(4) Some of the critical deficiencies in the elements of the Bank's BSA/AML compliance program, resulting in a violation of 12 U.S.C. § 1818(s)(3)(A) and 12 C.F.R. § 21.21, include the following:

(a) The Bank has an inadequate system of internal controls and independent testing.
(b) The Bank has less than satisfactory risk assessment processes that do not provide an adequate foundation for management's efforts to identify, manage, and control risk.
(c) The Bank has systemic deficiencies in its transaction monitoring systems, due diligence processes, risk management, and quality assurance programs.
(d) The Bank does not have enterprise-wide policies and procedures to ensure that foreign branch suspicious activity involving customers of other bank branches is effectively communicated to other affected branch locations and applicable AML operations staff. The Bank also does not have enterprise-wide policies and procedures to ensure that on a risk basis, customer transactions at foreign branch locations can be assessed, aggregated, and monitored.
(e) The Bank has significant shortcomings in SAR decision-making protocols and an ineffective method for ensuring that referrals and alerts are properly documented, tracked, and resolved.

(5) The Bank failed to identify significant volumes of suspicious activity and file the required SARs concerning suspicious customer activities, in violation of 12 C.F.R. § 21.11. In some of these cases, the Bank self-identified the issues and is engaged in remediation.

(6) The Bank's internal controls, including filtering processes and independent testing, with respect to Office of Foreign Asset Control ("OFAC") compliance are inadequate.

How large were the "significant volumes" of "suspicious activity" alluded to opaquely? Where did they originate? Who were the "suspicious customers" and why did JPMC not have "enterprise-wide policies and procedures" after being previously ordered to do so to ensure that said "suspicious customers" at foreign bank branches didn't include drug lords or terrorist financiers? All of these are unanswered questions for which the Obama administration should be held to account.

In fact, according to OCC's own regulations, 12 C.F.R. § 21.21 clearly states that the federal government "requires every national bank to have a written, board approved program that is reasonably designed to assure and monitor compliance with the BSA."

At a minimum, an anti-money laundering program "must" (this is not optional): "1. provide for a system of internal controls to assure ongoing compliance; 2. provide for independent testing for compliance; 3. designate an individual responsible for coordinating and monitoring day-to-day compliance; and 4. provide training for appropriate personnel. In addition, the implementing regulation for section 326 of the PATRIOT Act requires that every bank adopt a customer identification program identification program as part of its BSA compliance program."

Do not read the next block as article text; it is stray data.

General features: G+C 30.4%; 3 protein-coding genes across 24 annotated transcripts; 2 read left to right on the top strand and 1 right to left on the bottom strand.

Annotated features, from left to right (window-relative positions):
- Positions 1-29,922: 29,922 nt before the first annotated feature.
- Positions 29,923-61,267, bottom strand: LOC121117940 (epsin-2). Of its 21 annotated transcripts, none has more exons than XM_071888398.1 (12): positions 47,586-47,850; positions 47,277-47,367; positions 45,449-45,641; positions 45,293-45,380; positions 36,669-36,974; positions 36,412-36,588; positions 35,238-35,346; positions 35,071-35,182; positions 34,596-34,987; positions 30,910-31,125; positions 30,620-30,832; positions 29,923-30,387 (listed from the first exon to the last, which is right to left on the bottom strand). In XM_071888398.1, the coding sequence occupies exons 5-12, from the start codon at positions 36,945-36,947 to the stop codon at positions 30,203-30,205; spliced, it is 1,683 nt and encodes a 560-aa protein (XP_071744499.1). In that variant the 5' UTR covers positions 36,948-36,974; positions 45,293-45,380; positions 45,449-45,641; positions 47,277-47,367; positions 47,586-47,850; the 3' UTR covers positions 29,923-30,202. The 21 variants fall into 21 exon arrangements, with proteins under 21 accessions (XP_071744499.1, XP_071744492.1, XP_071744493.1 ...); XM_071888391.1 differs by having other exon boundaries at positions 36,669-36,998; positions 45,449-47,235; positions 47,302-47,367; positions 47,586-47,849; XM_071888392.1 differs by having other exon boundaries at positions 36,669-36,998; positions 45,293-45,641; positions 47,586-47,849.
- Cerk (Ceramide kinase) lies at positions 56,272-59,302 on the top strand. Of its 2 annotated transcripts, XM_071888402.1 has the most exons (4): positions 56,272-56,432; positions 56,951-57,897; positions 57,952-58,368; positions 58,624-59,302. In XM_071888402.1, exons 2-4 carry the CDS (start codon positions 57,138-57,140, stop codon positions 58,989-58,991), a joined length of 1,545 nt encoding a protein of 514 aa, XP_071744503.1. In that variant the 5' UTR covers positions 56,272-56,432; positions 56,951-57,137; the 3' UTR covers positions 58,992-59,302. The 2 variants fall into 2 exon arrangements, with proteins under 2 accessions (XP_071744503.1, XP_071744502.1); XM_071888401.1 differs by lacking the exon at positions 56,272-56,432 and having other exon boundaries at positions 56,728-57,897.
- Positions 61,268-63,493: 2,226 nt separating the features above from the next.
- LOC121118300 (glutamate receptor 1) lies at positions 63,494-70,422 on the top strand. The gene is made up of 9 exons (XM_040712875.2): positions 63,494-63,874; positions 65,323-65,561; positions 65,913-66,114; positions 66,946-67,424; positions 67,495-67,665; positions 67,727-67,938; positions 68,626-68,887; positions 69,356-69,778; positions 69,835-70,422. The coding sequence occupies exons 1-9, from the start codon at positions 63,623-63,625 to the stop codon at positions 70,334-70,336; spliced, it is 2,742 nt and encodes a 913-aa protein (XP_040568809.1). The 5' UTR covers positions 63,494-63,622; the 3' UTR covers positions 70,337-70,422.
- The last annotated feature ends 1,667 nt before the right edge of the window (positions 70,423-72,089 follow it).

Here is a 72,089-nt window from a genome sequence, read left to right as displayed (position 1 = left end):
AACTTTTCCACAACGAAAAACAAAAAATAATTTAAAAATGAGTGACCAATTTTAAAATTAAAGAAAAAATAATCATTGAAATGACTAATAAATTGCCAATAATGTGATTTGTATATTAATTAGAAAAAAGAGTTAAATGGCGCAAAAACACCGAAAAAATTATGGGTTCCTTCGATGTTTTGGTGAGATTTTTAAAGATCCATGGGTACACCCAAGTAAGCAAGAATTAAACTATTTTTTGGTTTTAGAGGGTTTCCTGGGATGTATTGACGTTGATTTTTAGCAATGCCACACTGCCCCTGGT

Keep in mind that Wachovia and HSBC under terms of their DPA's were forced to admit that illegal transactions "ignored the money laundering risks associated with doing business with certain Mexican customers and failed to implement a BSA/AML program that was adequate to monitor suspicious transactions from Mexico."

Furthermore, those risks were compounded, wilfully in this writer's opinion, in order to inflate bank balance sheets with drug money, through their failure to correct "systemic deficiencies in its transaction monitoring systems, due diligence processes, risk management, and quality assurance programs."

On every level, JPMorgan Chase failed to comply with existing rules and regulations that have earned penny-ante offenders terms in federal prison.

In fact, just last week Los Angeles-based "G&A Check Cashing, its manager, Karen Gasparian, and its compliance officer, Humberto Sanchez" were sentenced by US Judge John Walker to stiff prison terms, The Wall Street Journal reported. For violating the Bank Secrecy Act, Gasparian was "ordered to prison for five years and Sanchez for eight months."

Are you kidding me! The Journal averred, "While it is common for banks to face scrutiny from the U.S. for complying with the Bank Secrecy Act, it is rare for authorities to pursue check-cashing businesses for anti-money laundering compliance issues, as they are often used by the poor, who may not have the funds to maintain a bank account."

In full clown-car mode, Assistant Attorney General Lanny Breuer, Obama's chieftain over at the Justice Department's Criminal Division, who last month refused to file criminal charges against drug-money laundering banksters at HSBC said in a statement: "Karen Gasparian, Humberto Sanchez and their company G&A Check Cashing purposefully thwarted the Bank Secrecy Act, making it easier for others to use G&A to commit illegal activity. They knew they were required to report transactions over $10,000, but deliberately failed to do so."